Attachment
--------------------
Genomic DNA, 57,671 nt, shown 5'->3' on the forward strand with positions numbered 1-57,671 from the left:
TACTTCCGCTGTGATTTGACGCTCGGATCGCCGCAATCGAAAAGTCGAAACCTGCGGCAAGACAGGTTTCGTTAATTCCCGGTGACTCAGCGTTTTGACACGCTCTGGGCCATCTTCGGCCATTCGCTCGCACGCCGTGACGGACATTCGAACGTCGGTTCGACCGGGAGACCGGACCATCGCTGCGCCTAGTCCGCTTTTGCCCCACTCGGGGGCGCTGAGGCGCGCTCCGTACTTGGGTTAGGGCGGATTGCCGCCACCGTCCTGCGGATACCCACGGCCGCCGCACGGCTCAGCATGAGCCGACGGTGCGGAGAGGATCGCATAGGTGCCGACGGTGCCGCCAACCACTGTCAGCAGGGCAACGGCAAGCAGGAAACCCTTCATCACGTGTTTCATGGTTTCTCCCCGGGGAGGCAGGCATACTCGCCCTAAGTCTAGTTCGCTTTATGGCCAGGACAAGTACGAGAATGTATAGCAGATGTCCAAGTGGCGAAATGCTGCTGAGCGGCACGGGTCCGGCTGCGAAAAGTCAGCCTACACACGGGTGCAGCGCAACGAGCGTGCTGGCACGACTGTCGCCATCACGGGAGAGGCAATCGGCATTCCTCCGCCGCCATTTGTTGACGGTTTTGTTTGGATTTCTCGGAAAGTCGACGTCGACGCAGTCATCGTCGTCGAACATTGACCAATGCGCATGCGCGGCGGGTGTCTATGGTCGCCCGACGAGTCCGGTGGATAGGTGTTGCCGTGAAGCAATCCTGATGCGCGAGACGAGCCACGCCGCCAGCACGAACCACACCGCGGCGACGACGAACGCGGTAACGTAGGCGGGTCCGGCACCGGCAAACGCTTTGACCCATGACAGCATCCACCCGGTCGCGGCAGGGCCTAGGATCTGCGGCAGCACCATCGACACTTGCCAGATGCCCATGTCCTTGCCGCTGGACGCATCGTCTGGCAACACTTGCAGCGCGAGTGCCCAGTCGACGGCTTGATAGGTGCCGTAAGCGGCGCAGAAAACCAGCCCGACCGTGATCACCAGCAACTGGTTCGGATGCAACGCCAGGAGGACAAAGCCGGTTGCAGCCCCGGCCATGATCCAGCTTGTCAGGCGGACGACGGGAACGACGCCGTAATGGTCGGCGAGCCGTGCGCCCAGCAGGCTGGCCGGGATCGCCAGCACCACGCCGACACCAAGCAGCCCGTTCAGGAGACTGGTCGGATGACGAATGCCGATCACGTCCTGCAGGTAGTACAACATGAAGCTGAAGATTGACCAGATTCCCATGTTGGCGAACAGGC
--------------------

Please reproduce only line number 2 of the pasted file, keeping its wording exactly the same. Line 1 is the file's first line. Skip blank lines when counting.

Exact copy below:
TACTTCCGCTGTGATTTGACGCTCGGATCGCCGCAATCGAAAAGTCGAAACCTGCGGCAAGACAGGTTTCGTTAATTCCCGGTGACTCAGCGTTTTGACACGCTCTGGGCCATCTTCGGCCATTCGCTCGCACGCCGTGACGGACATTCGAACGTCGGTTCGACCGGGAGACCGGACCATCGCTGCGCCTAGTCCGCTTTTGCCCCACTCGGGGGCGCTGAGGCGCGCTCCGTACTTGGGTTAGGGCGGATTGCCGCCACCGTCCTGCGGATACCCACGGCCGCCGCACGGCTCAGCATGAGCCGACGGTGCGGAGAGGATCGCATAGGTGCCGACGGTGCCGCCAACCACTGTCAGCAGGGCAACGGCAAGCAGGAAACCCTTCATCACGTGTTTCATGGTTTCTCCCCGGGGAGGCAGGCATACTCGCCCTAAGTCTAGTTCGCTTTATGGCCAGGACAAGTACGAGAATGTATAGCAGATGTCCAAGTGGCGAAATGCTGCTGAGCGGCACGGGTCCGGCTGCGAAAAGTCAGCCTACACACGGGTGCAGCGCAACGAGCGTGCTGGCACGACTGTCGCCATCACGGGAGAGGCAATCGGCATTCCTCCGCCGCCATTTGTTGACGGTTTTGTTTGGATTTCTCGGAAAGTCGACGTCGACGCAGTCATCGTCGTCGAACATTGACCAATGCGCATGCGCGGCGGGTGTCTATGGTCGCCCGACGAGTCCGGTGGATAGGTGTTGCCGTGAAGCAATCCTGATGCGCGAGACGAGCCACGCCGCCAGCACGAACCACACCGCGGCGACGACGAACGCGGTAACGTAGGCGGGTCCGGCACCGGCAAACGCTTTGACCCATGACAGCATCCACCCGGTCGCGGCAGGGCCTAGGATCTGCGGCAGCACCATCGACACTTGCCAGATGCCCATGTCCTTGCCGCTGGACGCATCGTCTGGCAACACTTGCAGCGCGAGTGCCCAGTCGACGGCTTGATAGGTGCCGTAAGCGGCGCAGAAAACCAGCCCGACCGTGATCACCAGCAACTGGTTCGGATGCAACGCCAGGAGGACAAAGCCGGTTGCAGCCCCGGCCATGATCCAGCTTGTCAGGCGGACGACGGGAACGACGCCGTAATGGTCGGCGAGCCGTGCGCCCAGCAGGCTGGCCGGGATCGCCAGCACCACGCCGACACCAAGCAGCCCGTTCAGGAGACTGGTCGGATGACGAATGCCGATCACGTCCTGCAGGTAGTACAACATGAAGCTGAAGATTGACCAGATTCCCATGTTGGCGAACAGGC